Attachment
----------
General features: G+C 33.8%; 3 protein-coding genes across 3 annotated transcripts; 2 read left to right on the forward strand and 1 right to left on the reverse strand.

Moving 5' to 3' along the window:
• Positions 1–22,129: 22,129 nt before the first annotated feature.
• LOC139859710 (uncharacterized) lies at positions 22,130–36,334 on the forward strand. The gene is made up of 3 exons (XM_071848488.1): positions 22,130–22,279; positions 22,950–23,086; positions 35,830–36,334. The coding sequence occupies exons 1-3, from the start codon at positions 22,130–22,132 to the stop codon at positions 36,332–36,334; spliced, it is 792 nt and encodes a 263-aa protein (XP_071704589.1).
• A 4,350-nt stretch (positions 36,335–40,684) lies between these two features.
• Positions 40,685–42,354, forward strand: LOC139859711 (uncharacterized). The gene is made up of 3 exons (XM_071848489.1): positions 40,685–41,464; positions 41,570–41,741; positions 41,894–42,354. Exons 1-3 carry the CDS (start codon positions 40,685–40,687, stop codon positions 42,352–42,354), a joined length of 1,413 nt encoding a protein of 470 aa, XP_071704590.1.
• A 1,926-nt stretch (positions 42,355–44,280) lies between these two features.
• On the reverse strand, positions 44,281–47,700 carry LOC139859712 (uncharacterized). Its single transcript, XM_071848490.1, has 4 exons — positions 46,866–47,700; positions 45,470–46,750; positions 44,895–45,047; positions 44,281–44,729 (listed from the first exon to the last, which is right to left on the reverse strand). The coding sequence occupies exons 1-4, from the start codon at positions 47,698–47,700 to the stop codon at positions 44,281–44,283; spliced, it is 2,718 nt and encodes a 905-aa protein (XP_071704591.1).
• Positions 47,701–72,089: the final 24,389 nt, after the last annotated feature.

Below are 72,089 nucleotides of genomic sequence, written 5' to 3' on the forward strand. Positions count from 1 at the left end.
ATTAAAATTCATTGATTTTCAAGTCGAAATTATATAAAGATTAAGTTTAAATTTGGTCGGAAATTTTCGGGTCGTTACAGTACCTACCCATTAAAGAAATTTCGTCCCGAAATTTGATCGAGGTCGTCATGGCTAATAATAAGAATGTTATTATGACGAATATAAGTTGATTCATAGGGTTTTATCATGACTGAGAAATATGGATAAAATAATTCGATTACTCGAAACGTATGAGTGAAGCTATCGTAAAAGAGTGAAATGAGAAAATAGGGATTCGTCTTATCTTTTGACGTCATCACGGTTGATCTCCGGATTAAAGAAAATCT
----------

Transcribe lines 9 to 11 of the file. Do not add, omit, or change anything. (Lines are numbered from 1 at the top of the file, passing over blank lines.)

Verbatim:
• Positions 47,701–72,089: the final 24,389 nt, after the last annotated feature.

Below are 72,089 nucleotides of genomic sequence, written 5' to 3' on the forward strand. Positions count from 1 at the left end.
ATTAAAATTCATTGATTTTCAAGTCGAAATTATATAAAGATTAAGTTTAAATTTGGTCGGAAATTTTCGGGTCGTTACAGTACCTACCCATTAAAGAAATTTCGTCCCGAAATTTGATCGAGGTCGTCATGGCTAATAATAAGAATGTTATTATGACGAATATAAGTTGATTCATAGGGTTTTATCATGACTGAGAAATATGGATAAAATAATTCGATTACTCGAAACGTATGAGTGAAGCTATCGTAAAAGAGTGAAATGAGAAAATAGGGATTCGTCTTATCTTTTGACGTCATCACGGTTGATCTCCGGATTAAAGAAAATCT